IRS Tax Debt Help – The Difference Between An IRS Levy And An IRS Lien

Two standard methods come to mind when thinking about how the IRS tries to recover delinquent taxes. An IRS tax lien and an IRS levy. Many have confused these as being the same, but, in reality, they aren’t.


An IRS levy is a seizure of personal assets and or property to pay a tax balance. However, a tax lien safeguards and secures the IRS interest in a property and any rights to property. A tax lien will not actually seize a property. Usually, it comes into effect when the property is sold. At the time of sale, the IRS has rights to the proceeds of the sale. However an IRS tax levy actually seizes the personal property.


Before the IRS can collect, normally3 conditions need to be met:

1. The IRS assessed the tax and sent a Notice and Demand for Payment.

2. The tax payer has neglected or simply refused to pay the tax debt.

3. The IRS sent a Final Notice of Intent to Levy and Notice of Your Right Hearing at least thirty days prior to the tax levy. The IRS may leave it at a home, a place of business or mail it to the last known address that the IRS has on file.


There are 4 common types of levy sources for the IRS:

1. Bank Account: When the IRS takes money directly from your bank account. One usually will not know about it until it has already happened. The bank will be required to freeze the funds up to the amount due on the day the tax levy came. If the tax levy is not released within 21 days, the bank is required to send the funds to the IRS.

2. Wage Levy: Is sent to the employer and mandates the they withhold a specified percentage of the taxpayer’s paycheck. The IRS can levy up to 85% of your pay check. The IRS may also levy Social Security Payment

3. Third party accounts: This levy would consist of retirement accounts, investment accounts, 1099 sources and essentially any source of income or assets with a few exceptions.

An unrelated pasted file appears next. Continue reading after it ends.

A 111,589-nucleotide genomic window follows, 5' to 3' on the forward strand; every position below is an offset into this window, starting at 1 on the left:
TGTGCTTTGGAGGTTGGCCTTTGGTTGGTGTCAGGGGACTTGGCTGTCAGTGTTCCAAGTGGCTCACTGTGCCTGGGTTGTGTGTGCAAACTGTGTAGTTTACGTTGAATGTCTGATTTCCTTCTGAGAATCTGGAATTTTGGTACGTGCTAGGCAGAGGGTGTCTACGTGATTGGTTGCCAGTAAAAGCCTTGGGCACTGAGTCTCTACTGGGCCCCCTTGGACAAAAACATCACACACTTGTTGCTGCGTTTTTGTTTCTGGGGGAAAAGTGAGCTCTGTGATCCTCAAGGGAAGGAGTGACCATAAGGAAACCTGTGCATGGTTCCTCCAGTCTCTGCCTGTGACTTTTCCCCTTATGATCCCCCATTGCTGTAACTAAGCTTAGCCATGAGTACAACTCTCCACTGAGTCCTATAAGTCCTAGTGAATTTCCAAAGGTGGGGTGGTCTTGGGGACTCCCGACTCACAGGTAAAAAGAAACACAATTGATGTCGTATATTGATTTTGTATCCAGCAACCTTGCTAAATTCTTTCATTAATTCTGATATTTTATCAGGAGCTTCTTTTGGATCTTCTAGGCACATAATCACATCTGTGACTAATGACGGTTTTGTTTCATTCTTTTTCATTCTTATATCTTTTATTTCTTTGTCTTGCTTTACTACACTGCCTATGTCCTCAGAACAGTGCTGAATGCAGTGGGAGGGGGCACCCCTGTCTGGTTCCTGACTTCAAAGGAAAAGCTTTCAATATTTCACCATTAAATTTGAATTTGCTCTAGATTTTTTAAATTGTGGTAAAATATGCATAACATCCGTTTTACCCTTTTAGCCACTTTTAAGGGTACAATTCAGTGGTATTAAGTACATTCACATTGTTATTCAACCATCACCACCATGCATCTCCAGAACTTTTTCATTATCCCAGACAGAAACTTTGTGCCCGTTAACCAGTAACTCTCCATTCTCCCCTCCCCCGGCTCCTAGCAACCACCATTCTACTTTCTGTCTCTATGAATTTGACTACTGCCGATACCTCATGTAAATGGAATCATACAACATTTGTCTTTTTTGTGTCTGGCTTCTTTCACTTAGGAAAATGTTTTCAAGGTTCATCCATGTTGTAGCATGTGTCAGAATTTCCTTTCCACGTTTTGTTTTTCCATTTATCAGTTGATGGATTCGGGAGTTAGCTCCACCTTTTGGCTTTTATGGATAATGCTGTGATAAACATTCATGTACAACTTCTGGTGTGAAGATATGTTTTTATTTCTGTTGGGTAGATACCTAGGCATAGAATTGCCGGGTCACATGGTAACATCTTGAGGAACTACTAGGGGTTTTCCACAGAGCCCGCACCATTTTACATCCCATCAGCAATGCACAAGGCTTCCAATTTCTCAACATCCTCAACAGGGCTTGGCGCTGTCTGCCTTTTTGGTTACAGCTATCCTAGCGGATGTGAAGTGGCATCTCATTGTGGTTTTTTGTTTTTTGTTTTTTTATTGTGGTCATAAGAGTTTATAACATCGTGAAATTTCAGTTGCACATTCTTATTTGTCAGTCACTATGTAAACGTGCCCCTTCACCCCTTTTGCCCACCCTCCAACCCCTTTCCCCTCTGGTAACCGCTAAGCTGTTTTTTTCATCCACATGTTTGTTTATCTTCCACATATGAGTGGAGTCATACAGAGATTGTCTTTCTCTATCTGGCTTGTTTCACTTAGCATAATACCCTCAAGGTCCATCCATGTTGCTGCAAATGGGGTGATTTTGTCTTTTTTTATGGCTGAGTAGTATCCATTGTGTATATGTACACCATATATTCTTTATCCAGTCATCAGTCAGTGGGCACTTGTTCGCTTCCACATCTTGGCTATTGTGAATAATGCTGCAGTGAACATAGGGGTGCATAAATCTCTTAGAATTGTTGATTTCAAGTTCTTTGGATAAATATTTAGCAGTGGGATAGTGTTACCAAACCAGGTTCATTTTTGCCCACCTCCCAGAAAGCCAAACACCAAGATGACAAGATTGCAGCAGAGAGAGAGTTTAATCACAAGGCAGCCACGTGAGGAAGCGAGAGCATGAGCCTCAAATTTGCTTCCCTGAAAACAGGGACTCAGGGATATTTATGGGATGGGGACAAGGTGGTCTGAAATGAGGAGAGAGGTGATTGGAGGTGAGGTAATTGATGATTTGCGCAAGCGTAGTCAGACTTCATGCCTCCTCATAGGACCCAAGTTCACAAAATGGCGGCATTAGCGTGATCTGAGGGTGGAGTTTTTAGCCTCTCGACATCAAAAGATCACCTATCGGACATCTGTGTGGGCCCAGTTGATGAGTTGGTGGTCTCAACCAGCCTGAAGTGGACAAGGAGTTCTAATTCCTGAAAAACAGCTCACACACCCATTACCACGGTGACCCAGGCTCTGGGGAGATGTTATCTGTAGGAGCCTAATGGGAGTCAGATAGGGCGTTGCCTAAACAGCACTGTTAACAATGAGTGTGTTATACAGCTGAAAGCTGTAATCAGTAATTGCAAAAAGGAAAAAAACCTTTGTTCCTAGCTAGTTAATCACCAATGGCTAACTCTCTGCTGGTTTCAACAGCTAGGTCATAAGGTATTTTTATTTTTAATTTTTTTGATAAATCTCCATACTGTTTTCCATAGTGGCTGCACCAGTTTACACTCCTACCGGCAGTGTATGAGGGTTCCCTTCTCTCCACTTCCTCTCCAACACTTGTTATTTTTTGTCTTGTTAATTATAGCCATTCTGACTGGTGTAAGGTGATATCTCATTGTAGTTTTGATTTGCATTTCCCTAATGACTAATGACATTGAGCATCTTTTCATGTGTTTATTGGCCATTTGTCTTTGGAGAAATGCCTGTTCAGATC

4. Assets: Because this is typically difficult for the IRS to do, it is the least common type of IRS levy. This could include cars, residences, boats or essentially any other type of asset.


There is also a difference between a continuous tax levy and a onetime levy. A continuous levy would be issued on social security, wages and other sources of income. A one time tax levy could include 1099 income and a bank levy. The IRS only has rights to the amount in the account or due the independent contractor the day the IRS levy was sent. This will not prevent the IRS from levying again.


Methods to stop irs levy proceedings:


An IRS levy will proceed until the tax bill is paid, the statute of limitations ends, or other arrangements are made, which can include an Installment Agreement, getting the account placed in Section 53 or a hardship, or having an Offer in Compromise accepted.


Also, hiring a tax expert with experience in working with the collection department of the IRS will make sure that the tax laws are worked to the tax payer’s advantage. An knowledgeable tax professional will also know how to deal with tax liabilities and the quickest way to stop irs levy action based on the tax payer’s particular situation.


About The Author

TK Bradley

tk bradley is a tax relief expert with many years of dealing with the irs and helping taxpayers to understand their rights and to settle their tax debt problems.